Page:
Milwaukee Journal Sentinel | Annysa Johnson
Hope Christian Schools, the largest operator of voucher schools in Milwaukee outside of the Catholic Church, will open its seventh school in the fall, in a building vacated this spring by a failed charter school.
School officials said Tuesday that it had begun enrolling students in its newest school — Hope Christian School: Fidelis — in the former North Point Lighthouse Charter School at 4200 W. Douglas Ave. on the city’s north side.
Zach Verriden, executive director of Hope Christian Schools in Wisconsin, said the plan is to enroll 150 students in 4-year-old kindergarten through fifth grade in the first year.
“And we’d like to grow that out to serve all the way to eighth grade,” he said.
Lighthouse, run by a Florida-based nonprofit, announced in February that it would close at the end of the school year. Opened in 2012, the school had struggled with academic performance, leadership, enrollment and other issues, and was on the verge of being closed by the City of Milwaukee’s chartering authority.
The fast-growing Hope franchise, operated by Waukesha-based Educational Enterprises, has fared better in Milwaukee’s highly competitive education market.
Opened in 2002 with 50 students, it now serves more than 1,900 students in five Milwaukee schools and one in Racine. All but a handful of its students this year attended on state-funded vouchers through the Milwaukee and Racine parental choice programs.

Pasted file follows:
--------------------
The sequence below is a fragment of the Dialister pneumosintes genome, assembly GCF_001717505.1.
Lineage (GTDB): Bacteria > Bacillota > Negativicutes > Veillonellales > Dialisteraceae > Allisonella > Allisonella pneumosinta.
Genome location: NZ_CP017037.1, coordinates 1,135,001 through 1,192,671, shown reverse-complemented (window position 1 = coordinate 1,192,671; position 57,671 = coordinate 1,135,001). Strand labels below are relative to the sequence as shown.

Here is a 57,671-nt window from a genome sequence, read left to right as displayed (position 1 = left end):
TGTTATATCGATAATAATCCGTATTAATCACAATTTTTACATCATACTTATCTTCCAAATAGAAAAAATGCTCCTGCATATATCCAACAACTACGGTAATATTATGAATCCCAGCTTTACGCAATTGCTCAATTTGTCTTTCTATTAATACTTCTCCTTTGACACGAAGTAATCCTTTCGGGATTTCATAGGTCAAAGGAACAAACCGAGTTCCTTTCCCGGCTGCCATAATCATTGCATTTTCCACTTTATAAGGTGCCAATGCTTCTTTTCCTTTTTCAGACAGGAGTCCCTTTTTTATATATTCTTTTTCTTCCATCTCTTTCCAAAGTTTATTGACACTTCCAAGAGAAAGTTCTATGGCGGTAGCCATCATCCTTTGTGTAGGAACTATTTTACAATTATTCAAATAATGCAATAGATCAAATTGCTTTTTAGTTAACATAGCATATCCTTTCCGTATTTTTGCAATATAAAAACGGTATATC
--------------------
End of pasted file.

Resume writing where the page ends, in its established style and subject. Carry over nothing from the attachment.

The nonprofit Educational Enterprises, founded by former Wisconsin Republican congressman Mark Neumann, also operates two schools in St. Louis, with a third set to open in the fall, and four in Phoenix.
Neumann’s son, Andrew, serves as president. The organization posted revenue of $13.2 million in the fiscal year ending in June 2015, according to its latest IRS filing. It posted expenses of $13.7 million, leaving a deficit of more than $500,000.
The schools bill themselves as building the “Three C’s” — Christ, college readiness and character. Their academic performance, however, is mixed, according to state assessment data.
The percentage of students who scored as proficient or advanced on the latest Badger exam ranged from zero to 38%, depending on the subject or grade.
Verriden said Hope eighth-graders outperformed their local public school peers in reading and math in the last WKCE exam and that that their pace of improvement exceeded those of students nationally and locally in what’s known as the MAP assessment.
For the last five years, all graduates have been accepted into at least some type of post-secondary program. Verriden said Tuesday that 80% of 2015 graduates were currently enrolled in college.